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[RC] [Consider This] What’s it like… to train and ride endurance horses for Sheikh... - Endurance.Net

Ali Khalfan al Jahouri

December 18. 2009

When you start out in the sport you can make a lot of mistakes.

Endurance riding, if you compare here to other countries, is a relatively new sport for the Emirates.

I was about 19-years-old when I started competing in endurance races. I’m 34 now.

At first I spent time learning the rules and watching other competitors, then I started competing on my own horse. I loved the challenge of long-distance riding. At first I did make a lot of mistakes, because it takes time to learn how to judge your horse and judge the race. My first good result came about 10 years ago, when I came second in a local event. A year later I won my first race. A 100km race here in the UAE.

After that win, Sheikh Mansour bin Zayed came to me and said he wanted me to train his horses, which I obviously accepted. I cannot express how that made me feel. It’s something very big. It is always in my mind and encourages me to push for good results.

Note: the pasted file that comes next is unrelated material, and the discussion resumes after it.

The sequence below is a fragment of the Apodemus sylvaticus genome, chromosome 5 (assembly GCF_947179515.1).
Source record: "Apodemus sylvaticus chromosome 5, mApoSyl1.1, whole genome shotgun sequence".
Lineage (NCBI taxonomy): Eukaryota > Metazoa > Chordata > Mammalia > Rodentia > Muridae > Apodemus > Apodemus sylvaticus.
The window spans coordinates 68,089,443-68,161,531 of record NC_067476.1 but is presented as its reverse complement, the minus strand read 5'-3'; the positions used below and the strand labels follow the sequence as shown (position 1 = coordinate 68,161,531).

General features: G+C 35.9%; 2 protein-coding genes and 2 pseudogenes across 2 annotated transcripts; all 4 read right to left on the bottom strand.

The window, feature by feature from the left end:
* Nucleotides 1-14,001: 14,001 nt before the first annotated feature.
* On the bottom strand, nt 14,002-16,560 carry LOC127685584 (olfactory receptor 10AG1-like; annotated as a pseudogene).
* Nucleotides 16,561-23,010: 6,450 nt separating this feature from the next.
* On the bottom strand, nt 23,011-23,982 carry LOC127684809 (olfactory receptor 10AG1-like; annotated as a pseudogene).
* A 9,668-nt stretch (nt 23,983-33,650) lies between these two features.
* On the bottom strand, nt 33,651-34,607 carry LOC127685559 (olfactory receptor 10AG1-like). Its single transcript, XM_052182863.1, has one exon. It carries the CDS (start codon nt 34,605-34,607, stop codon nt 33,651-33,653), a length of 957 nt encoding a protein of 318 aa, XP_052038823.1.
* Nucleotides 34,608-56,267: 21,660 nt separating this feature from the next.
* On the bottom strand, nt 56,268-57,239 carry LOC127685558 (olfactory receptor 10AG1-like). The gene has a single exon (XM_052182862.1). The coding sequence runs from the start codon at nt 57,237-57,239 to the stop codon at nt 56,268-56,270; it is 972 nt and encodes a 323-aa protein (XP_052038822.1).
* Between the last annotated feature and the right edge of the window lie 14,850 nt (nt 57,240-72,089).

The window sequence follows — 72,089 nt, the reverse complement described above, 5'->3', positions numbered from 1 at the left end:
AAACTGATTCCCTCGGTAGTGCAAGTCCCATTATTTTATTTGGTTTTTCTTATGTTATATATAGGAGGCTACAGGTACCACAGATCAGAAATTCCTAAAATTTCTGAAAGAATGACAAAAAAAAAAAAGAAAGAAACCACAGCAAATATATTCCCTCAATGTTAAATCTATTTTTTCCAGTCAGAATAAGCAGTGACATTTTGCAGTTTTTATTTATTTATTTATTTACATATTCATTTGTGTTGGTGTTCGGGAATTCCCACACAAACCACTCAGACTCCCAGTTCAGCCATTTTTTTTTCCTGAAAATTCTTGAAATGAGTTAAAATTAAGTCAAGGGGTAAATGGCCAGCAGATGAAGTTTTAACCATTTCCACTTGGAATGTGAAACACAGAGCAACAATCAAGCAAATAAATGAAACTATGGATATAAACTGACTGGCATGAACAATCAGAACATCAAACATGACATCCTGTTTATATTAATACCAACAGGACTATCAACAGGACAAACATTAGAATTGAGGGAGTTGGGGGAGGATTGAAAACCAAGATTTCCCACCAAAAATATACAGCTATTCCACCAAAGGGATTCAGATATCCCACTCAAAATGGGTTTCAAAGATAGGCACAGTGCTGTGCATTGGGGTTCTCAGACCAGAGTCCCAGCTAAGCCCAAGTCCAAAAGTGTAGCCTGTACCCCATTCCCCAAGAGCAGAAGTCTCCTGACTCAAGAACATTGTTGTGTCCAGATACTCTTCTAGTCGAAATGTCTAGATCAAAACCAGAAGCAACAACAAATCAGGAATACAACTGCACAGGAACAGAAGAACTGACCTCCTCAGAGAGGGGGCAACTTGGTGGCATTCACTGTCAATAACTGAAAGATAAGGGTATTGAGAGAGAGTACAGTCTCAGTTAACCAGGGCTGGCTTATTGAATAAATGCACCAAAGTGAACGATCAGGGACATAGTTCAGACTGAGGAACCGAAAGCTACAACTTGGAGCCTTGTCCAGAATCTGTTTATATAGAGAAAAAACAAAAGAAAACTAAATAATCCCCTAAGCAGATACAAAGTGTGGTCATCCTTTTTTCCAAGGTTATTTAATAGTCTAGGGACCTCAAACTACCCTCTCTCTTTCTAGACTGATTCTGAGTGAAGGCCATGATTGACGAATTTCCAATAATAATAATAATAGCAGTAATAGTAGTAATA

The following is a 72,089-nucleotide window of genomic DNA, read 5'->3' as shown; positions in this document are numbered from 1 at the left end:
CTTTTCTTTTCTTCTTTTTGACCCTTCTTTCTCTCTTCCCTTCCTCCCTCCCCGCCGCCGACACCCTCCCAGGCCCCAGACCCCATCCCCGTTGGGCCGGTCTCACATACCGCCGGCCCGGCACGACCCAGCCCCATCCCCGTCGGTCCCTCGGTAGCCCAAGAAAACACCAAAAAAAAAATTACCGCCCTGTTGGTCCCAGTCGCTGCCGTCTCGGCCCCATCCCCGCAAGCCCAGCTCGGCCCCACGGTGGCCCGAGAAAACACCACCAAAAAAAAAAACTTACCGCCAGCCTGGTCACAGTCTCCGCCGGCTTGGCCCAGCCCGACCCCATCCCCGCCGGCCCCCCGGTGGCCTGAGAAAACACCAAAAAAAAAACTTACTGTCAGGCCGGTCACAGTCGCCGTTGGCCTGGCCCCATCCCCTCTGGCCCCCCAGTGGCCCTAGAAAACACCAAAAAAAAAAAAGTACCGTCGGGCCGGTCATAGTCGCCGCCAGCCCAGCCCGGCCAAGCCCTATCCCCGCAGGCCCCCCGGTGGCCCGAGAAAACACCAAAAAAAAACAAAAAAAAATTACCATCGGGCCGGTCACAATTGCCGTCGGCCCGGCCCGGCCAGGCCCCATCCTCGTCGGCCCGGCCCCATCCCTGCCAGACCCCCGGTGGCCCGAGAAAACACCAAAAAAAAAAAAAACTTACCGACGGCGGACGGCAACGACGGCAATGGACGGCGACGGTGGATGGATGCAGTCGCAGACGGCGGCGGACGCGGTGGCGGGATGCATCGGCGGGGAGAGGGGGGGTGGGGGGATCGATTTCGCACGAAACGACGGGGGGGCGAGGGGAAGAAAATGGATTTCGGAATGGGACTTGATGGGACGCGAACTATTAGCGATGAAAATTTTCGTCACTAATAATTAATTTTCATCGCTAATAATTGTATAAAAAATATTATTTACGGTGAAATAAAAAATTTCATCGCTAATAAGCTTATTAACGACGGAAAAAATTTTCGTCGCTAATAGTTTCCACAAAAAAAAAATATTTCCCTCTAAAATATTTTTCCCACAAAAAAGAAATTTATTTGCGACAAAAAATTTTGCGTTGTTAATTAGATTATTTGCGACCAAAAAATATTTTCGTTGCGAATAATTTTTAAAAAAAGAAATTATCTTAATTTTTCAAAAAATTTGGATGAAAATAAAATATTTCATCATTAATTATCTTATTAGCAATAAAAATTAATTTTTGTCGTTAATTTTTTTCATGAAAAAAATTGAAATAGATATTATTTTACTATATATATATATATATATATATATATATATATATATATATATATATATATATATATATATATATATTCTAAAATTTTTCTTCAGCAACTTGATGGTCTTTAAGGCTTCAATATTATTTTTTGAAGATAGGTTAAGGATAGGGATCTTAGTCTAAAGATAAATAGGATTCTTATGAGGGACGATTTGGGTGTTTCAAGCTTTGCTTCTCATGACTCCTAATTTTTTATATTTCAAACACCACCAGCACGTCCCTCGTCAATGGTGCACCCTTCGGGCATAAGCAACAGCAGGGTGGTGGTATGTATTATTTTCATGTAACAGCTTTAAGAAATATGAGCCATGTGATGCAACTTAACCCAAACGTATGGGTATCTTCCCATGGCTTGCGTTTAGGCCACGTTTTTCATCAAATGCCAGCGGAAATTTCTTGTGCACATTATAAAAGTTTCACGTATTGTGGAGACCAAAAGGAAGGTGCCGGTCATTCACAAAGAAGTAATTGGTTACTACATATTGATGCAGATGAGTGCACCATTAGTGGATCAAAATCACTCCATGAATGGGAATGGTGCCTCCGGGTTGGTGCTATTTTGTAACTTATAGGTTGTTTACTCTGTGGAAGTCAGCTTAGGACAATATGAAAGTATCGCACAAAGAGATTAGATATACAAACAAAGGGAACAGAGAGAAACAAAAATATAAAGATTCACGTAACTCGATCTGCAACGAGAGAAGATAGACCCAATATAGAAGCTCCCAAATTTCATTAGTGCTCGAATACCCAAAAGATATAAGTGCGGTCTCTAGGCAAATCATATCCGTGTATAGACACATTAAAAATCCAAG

I’ve won in the UAE and competed abroad, even in the USA where I’ve ridden in the Tevis Cup in California. It is a very challenging race over 160km. Not many riders finish because it is over such tough terrain and it is easy for your horse to tire or go lame. After being unplaced on my first attempt in 2001, I finished fifth in 2004.

The race I’m most proud of is when I won the 2009 160km Sheikh Mohammed bin Rashid al Maktoum Endurance Cup in January.

For me, the amazing thing was that I was riding a new horse – nine-year-old purebred Arabian, EO Jaras, which I had just brought into the country.

It takes time to train a new horse, especially one from abroad as they need time to adjust and reach form. But, in three months I got this grey gelding in good enough shape to win the 160km race.

There is no big secret about how to ride a race, you just have to stay focused and keep cool. There may be a lot of horses in front of you, but you cannot be distracted and start hurrying. You have to concentrate on going a good average speed and know the horses going faster will soon tire and fall back. That’s when you can gain control of the race.

Keeping your horse healthy is the most important thing. You can’t push a horse, because that’s when injuries happen.

Ali Khalfan al Jahouri has ridden and trained purebred Arabian endurance horses from the Al Wathba stables for nine years.

Posted By Endurance.Net to Consider This at 12/21/2009 07:48:00 PM